My rating: 3 of 5 stars
Stiffly written at points, and beautifully in others, The Girl Savage is a book of peaks and troughs. Ultimately it’s an awkward read but one that retains a powerful sense of heart throughout. It is, as you may gather, somewhat confusing.
Wilhemina Silver (Will) has lived in Zimbabwe all her life with her widower father. Will lives a wild life in the bush; falling off horses, climbing trees, and in one particularly memorable incident, biting the head off a tick. It’s only when her father falls ill, and ultimately dies, that her life changes.
Because this is when Cynthia, her father’s girlfriend, makes her presence felt. Cynthia sends Will away to school in England and Will, naturally, struggles to fit in to her new world. Will she sink or will she swim in her new surroundings? And what will the schoolgirls make of the ‘girl savage’ in their midst?
Like I said, this book is a bit difficult. I felt it wasn’t sure what it was meant to be at points; whether an elegy to Africa, a fairytale of circumstantial events, or a fish out of water tale and I think it may have been stronger if it had been more defined. Whilst the Africa sections are very beautiful (they are word-pictures at points) and clearly written with a lot of love, some of the other elements fell a little flat. The school itself didn’t appear until a good halfway through the book and ultimately formed very little of the book as a whole. This meant that whilst yes, girls can be bitches,they were bitches really without any particular defined sense of context. I struggled, for example, to work out the time period this book is set in; wondering if it was historical at some points before realising at others that it was quite modern.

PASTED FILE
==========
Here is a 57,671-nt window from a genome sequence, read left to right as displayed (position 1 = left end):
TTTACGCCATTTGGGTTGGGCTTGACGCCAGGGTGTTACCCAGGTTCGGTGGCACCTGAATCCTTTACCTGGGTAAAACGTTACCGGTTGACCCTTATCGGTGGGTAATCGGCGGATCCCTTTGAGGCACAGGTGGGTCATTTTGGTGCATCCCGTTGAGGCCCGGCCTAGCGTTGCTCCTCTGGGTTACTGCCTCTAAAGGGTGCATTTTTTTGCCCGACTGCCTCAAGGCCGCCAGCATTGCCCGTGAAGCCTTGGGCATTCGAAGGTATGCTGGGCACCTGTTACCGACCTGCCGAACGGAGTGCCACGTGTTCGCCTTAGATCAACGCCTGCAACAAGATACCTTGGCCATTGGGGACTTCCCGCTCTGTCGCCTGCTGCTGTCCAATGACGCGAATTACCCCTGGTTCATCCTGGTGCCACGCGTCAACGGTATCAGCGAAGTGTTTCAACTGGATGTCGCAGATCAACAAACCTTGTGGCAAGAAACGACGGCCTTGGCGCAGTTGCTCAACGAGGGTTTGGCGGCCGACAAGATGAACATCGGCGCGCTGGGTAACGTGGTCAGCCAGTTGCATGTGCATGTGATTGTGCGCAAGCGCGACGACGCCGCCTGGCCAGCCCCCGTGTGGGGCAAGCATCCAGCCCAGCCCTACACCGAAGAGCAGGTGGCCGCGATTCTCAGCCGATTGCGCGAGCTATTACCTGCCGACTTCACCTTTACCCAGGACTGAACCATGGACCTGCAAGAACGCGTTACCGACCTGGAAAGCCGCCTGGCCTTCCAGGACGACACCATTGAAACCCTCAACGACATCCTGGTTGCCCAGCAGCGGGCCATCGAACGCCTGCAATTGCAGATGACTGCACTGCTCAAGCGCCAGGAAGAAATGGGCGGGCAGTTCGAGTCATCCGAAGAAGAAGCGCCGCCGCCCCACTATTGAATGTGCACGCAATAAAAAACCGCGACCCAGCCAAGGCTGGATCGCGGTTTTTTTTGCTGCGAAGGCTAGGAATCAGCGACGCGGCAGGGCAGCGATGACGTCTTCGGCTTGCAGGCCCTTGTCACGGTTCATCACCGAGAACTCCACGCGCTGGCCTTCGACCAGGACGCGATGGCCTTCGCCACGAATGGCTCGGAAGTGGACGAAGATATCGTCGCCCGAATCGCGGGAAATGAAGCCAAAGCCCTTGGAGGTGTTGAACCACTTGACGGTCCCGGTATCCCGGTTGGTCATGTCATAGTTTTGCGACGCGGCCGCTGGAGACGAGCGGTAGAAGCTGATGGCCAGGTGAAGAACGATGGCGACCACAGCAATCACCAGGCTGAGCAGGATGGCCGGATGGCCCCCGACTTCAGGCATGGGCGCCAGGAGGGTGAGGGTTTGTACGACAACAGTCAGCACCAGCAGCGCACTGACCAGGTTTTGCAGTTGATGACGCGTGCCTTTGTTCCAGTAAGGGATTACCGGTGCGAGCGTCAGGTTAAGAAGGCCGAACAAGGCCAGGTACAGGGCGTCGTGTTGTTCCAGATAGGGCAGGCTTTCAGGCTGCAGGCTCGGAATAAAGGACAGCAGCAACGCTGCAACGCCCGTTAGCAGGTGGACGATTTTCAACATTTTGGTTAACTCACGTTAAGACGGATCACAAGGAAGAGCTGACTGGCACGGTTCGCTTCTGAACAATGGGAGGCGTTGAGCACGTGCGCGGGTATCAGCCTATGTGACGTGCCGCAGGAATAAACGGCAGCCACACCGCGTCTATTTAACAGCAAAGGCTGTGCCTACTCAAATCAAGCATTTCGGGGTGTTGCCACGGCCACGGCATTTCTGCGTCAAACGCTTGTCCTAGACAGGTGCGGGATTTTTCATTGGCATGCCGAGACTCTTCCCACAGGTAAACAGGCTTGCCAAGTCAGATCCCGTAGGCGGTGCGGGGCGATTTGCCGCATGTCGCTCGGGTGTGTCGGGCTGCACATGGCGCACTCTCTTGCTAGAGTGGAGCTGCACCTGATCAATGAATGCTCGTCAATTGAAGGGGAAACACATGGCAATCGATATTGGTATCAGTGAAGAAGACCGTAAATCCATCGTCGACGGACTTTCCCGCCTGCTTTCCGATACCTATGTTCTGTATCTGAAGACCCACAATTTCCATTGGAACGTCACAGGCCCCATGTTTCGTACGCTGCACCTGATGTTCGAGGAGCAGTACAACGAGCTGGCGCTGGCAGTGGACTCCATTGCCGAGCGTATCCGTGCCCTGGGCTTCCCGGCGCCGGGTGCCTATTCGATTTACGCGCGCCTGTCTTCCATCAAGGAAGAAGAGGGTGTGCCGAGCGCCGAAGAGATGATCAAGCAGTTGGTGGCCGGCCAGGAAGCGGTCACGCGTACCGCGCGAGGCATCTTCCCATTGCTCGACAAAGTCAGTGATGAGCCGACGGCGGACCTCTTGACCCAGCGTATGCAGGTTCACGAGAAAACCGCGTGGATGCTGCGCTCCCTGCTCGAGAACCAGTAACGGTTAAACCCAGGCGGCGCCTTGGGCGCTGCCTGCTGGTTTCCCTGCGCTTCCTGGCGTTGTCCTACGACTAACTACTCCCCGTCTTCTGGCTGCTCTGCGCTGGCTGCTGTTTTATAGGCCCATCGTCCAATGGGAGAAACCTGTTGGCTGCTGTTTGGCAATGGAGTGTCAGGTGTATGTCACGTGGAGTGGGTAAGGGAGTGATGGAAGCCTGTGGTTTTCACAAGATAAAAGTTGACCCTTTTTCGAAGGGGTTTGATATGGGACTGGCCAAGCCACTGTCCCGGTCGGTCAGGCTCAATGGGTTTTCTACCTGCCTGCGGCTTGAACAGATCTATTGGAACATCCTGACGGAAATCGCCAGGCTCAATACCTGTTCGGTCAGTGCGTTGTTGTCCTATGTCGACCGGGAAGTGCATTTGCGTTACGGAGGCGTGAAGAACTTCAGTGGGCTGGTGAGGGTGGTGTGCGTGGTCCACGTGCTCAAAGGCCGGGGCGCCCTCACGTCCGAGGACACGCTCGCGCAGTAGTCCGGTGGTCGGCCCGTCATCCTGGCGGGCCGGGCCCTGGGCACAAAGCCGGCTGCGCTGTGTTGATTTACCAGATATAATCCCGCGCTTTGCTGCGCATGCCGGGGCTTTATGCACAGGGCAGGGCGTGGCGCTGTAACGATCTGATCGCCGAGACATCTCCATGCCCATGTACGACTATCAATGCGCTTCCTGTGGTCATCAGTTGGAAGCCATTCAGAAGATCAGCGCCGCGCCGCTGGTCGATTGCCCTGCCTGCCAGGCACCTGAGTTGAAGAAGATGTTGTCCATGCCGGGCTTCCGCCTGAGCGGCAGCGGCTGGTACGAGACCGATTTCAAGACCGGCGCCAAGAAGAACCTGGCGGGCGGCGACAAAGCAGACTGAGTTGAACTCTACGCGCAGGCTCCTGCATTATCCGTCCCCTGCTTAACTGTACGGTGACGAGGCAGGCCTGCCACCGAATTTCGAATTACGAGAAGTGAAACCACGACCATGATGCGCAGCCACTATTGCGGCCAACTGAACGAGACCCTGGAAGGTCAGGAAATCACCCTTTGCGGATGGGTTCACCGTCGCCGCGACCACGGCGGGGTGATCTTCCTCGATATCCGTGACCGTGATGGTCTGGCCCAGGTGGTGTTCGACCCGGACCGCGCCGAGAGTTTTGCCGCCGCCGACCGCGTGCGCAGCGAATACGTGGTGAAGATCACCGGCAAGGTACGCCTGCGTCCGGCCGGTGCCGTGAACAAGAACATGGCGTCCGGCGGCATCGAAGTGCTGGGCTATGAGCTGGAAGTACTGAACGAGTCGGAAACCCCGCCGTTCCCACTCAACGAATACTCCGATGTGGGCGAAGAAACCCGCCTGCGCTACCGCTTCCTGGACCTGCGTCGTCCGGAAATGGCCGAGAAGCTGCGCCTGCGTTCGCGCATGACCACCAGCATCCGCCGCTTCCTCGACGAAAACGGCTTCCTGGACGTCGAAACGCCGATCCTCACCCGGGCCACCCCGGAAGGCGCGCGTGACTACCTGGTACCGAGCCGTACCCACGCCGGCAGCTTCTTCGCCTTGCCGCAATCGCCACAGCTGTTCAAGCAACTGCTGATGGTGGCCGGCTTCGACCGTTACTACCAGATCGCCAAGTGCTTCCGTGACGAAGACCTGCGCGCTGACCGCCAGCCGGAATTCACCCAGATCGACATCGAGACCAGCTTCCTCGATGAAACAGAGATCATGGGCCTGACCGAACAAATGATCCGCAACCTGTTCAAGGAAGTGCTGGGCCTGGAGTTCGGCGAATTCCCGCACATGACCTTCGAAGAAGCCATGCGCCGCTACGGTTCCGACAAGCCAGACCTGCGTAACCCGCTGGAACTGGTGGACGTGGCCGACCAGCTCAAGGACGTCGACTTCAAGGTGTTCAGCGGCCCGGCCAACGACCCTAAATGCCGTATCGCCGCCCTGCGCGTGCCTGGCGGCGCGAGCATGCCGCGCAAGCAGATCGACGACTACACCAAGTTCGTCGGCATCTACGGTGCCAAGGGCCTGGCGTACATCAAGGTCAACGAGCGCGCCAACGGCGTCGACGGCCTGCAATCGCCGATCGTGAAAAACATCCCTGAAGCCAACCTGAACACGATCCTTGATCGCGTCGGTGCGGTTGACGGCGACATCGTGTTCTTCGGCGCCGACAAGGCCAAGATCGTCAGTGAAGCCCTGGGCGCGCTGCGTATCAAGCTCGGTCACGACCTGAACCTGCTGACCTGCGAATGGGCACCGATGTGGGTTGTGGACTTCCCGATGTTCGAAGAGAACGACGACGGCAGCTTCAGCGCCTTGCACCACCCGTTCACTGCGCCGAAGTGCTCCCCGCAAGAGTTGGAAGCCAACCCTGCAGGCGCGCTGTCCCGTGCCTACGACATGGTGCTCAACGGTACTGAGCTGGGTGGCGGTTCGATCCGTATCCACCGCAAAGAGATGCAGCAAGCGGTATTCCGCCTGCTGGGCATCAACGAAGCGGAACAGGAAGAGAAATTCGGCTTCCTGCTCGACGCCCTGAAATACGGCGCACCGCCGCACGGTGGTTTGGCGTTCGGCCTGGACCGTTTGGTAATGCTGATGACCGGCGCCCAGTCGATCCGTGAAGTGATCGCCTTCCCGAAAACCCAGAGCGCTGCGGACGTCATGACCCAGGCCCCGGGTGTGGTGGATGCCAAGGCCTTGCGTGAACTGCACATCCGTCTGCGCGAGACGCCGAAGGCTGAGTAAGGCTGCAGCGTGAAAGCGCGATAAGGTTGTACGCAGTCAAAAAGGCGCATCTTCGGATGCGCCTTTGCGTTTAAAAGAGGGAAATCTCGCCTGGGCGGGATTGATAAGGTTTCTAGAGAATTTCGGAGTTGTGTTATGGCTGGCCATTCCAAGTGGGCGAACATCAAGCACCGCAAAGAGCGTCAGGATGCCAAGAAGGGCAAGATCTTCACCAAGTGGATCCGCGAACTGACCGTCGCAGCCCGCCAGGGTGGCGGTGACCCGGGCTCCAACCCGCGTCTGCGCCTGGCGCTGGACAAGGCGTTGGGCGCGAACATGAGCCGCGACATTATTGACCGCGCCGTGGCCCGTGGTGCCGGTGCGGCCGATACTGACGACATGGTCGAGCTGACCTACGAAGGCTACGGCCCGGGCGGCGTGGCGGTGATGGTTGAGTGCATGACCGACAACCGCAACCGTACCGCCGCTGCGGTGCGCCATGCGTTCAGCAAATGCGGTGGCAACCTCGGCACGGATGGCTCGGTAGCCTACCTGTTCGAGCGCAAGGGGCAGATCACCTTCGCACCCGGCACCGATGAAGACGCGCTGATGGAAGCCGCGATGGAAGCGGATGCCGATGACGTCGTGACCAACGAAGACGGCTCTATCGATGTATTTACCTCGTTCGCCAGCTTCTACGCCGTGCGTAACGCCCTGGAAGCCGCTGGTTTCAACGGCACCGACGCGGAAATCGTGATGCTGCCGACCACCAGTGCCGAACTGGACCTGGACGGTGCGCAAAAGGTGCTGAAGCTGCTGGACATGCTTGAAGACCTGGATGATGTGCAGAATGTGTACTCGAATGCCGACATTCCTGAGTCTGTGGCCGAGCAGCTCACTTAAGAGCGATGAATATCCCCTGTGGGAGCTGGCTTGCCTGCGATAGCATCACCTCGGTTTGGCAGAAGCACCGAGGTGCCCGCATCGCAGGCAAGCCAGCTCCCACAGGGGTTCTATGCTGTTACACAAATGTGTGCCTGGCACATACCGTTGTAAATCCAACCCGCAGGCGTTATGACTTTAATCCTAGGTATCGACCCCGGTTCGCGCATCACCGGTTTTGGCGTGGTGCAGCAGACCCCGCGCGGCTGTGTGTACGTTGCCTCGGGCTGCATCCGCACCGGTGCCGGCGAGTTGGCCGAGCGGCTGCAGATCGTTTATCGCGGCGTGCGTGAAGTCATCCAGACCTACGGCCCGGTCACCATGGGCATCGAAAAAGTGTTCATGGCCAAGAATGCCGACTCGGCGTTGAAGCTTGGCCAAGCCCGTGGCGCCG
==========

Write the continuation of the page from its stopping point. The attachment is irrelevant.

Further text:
Will herself had a strong, unique voice, and I could hear her very well. She does slide into slightly Mary-Sue territory at times, but I never lost sense of her as a character. Whilst she is slimly defined, and almost more defined by her relationship with others, it is a technique that works well here with her voice. I loved it when she spoke; the stumbling mixture of Shona and English, capped off with an edgy Ja?
So there’s a lot of love in this book, a strong powerful heart, but also a lot of awkwardness to contend with. If you’re interested in the school story genre, do read this as the sort of fairytale nature of school isn’t one that’s explored that much these days. If you’re looking for a more fish out of water tale, I’d maybe plump for something like Pippi Longstocking / Opal Moonbaby instead.